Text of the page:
Winning an English league title is no mean feat - plenty of capable teams have fallen short over the years. But successfully defending a crown is the ultimate challenge and what separates good sides from great ones.
Preston North End and Aston Villa in the 19th century, Liverpool, Sheffield Wednesday, Huddersfield and Arsenal in the inter-war years, Portsmouth in the late 1940s, Manchester United and Wolves in the 1950s, Liverpool in the 1970s and 1980s, Manchester United again in the 1990s and 2000s and Chelsea during the first Mourinho era.
All of these clubs won two, in some cases even three, consecutive Division One or Premier League titles. But curiously, in a modern era where many people have predicted several different clubs to begin periods of domination, it has been a full six years since anyone retained a crown. The last side to do so was Manchester United in 2008/09.
This season already looks set to be the seventh year in that growing trend after reigning champions Chelsea slipped 11 points behind Manchester City after the latest round of fixtures - a significant margin even at this very early stage of the campaign. To catch up, Jose Mourinho's team effectively require City to lose four games, while going unbeaten for the rest of the season themselves. Frankly, neither of which seems at all likely at this moment in time. That is also before considering the merits of any others involved in the title race.
The Champions League is notorious for being seemingly impossible to retain - not even the great Barcelona teams of 2009 and 2011 have done it - and now the Premier League is starting to follow suit.
When Manchester United couldn't retain their English crown in 2009/10, they only fell short by a single point. However, many onlookers pointed to the fact that Cristiano Ronaldo had been sold for a world record £80m and was not replaced.
As a result of huge spending sprees from Real Madrid and Manchester City, Sir Alex Ferguson highlighted the fact that there was no value in the transfer market. The great Scot was right, but his refusal to pay over the odds for a like-for-like talent meant his team had lost its lethal cutting edge. Instead, Gabriel Obertan, Michael Owen and Mame Biram Diouf arrived. Antonio Valencia also signed and enjoyed a promising first season, but was nothing like the talent of Ronaldo.
The theme of failing to replace talent, failing to strengthen and generally resting on laurels is something that has been a constant among title winners immediately relinquishing the trophy they fought so hard to win. It is a naivety that never ceases to be surprising given what it takes to be champions in the first place.
Manchester City have been terribly guilty of it in each of their two attempted title defences. On neither occasion (2012/13 and 2014/15) have the Sky Blues even come close to sealing back-to-back wins. In 2012/13, City were left in the metaphorical blocks by cross-town rivals United.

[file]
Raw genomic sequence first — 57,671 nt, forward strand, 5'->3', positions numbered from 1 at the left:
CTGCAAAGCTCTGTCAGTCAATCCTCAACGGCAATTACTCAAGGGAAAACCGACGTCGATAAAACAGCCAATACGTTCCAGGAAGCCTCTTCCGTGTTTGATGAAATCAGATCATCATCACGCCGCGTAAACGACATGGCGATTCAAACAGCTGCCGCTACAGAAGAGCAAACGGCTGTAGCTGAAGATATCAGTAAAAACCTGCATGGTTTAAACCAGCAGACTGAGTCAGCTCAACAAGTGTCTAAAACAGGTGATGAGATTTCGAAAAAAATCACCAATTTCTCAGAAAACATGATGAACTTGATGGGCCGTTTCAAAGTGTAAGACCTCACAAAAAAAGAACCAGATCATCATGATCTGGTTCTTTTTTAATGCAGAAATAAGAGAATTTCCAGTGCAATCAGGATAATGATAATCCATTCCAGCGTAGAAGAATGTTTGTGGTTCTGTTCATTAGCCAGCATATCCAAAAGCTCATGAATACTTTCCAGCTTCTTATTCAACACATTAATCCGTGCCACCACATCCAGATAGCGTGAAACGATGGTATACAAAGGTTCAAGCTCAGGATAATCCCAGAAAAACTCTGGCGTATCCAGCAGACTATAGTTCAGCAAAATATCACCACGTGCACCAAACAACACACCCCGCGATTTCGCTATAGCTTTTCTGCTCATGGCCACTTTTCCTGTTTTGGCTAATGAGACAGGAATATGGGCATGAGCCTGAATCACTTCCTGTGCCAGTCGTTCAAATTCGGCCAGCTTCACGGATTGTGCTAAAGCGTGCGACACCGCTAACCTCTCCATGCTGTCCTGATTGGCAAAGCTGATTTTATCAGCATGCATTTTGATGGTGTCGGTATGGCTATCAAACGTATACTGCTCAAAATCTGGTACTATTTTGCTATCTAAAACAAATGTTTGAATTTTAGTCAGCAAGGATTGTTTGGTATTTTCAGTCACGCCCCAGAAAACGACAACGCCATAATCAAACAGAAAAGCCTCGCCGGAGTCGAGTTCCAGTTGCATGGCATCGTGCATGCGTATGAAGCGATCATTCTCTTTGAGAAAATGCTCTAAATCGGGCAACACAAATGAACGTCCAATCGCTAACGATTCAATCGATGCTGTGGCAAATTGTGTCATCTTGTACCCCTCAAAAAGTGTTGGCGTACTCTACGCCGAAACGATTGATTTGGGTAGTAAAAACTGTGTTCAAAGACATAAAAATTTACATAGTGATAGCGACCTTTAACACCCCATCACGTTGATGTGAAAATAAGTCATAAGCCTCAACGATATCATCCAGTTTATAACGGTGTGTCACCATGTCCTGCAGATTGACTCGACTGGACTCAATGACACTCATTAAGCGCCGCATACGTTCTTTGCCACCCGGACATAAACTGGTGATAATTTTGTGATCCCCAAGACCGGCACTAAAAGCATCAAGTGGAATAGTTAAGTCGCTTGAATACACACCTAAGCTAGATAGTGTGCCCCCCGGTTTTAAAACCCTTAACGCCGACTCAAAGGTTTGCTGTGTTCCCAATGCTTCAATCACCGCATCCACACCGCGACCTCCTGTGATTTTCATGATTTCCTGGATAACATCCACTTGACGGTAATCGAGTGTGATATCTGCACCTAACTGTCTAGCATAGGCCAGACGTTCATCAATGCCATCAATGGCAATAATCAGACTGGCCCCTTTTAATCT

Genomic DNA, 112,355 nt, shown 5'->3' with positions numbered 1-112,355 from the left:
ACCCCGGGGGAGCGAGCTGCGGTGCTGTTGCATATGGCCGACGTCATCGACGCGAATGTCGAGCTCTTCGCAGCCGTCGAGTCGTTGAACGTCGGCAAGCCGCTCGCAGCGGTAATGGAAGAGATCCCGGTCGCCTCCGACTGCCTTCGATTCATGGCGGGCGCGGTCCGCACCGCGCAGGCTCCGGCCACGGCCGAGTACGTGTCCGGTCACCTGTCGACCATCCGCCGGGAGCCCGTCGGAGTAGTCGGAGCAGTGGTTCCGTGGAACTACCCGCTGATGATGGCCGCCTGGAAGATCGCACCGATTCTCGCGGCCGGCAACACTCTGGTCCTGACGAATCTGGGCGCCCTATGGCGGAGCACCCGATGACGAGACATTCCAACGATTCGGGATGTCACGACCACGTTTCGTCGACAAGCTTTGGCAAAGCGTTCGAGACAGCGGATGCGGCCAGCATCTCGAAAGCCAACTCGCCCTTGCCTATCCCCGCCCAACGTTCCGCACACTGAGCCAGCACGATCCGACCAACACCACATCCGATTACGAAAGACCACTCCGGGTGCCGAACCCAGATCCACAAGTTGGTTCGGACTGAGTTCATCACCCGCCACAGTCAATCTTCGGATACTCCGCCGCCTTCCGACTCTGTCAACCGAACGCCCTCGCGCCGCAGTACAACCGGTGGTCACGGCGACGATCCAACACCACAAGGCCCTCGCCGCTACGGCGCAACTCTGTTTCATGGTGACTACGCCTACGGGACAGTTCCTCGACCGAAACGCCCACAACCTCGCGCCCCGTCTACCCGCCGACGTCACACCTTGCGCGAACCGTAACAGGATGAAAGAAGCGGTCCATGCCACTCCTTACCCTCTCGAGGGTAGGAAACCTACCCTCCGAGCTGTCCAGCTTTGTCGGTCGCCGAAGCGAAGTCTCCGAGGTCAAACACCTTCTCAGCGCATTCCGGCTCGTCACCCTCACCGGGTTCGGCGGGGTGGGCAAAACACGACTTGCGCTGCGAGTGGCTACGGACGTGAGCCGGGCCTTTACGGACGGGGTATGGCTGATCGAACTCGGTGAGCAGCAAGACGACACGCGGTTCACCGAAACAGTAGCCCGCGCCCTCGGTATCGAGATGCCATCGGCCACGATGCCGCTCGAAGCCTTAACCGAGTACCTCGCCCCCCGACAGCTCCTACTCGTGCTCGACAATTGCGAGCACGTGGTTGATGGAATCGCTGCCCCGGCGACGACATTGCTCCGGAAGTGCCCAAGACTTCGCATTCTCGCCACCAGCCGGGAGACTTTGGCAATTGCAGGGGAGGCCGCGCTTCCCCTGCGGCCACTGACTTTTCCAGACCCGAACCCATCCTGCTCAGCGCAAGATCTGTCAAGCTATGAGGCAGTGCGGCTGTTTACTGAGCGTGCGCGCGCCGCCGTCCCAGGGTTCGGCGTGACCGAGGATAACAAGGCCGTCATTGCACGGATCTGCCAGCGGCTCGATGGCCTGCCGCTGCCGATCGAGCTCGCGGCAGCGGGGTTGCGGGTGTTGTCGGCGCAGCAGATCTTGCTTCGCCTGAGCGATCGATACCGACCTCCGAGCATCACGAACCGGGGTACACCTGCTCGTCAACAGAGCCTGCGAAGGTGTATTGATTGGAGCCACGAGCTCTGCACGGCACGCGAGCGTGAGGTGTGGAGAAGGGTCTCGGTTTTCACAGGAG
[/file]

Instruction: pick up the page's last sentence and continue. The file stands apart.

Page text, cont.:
Having made concerted efforts to build a title winning team - bringing the likes of David Silva, Yaya Toure, Samir Nasri and Sergio Aguero to the club between 2010 and 2011 - they simply appeared to stop looking for the talent that would improve the squad, keep existing players on their toes and stay ahead of the competition. Of the six players who arrived at the Etihad Stadium that summer, only 37-year-old third choice goalkeeper Richard Wright remains.
City made exactly the same mistakes again two years later, while Manchester United had failed to 'top-up' their title winning team in the summer of 2013 when David Moyes arrived at Old Trafford as the new manager. It meant that the rest all promptly caught up.
It is the same naivety that has plagued Chelsea so far in 2015/16. The reigning champions have some of the world's best players in their strongest XI, but have allowed themselves to end up with a terribly weak squad where there is little to no competition for places.
Individuals like Branislav Ivanovic, Cesc Fabregas and Nemanja Matic have no one challenging them and it is showing in their performances.
The Premier League is highly regarded for its competitiveness, where anyone can genuinely beat anyone else on a given day - that kind of thing rarely happens in Spain and other European countries. There is no mystique or aura for defending English champions and it all means that when the naivety kicks in, as it has done in recent years, giants will always fall.
The Premier League title is not impossible to retain, of course it's not. But there isn't a divine right and no club will do it until they take the defence seriously enough.
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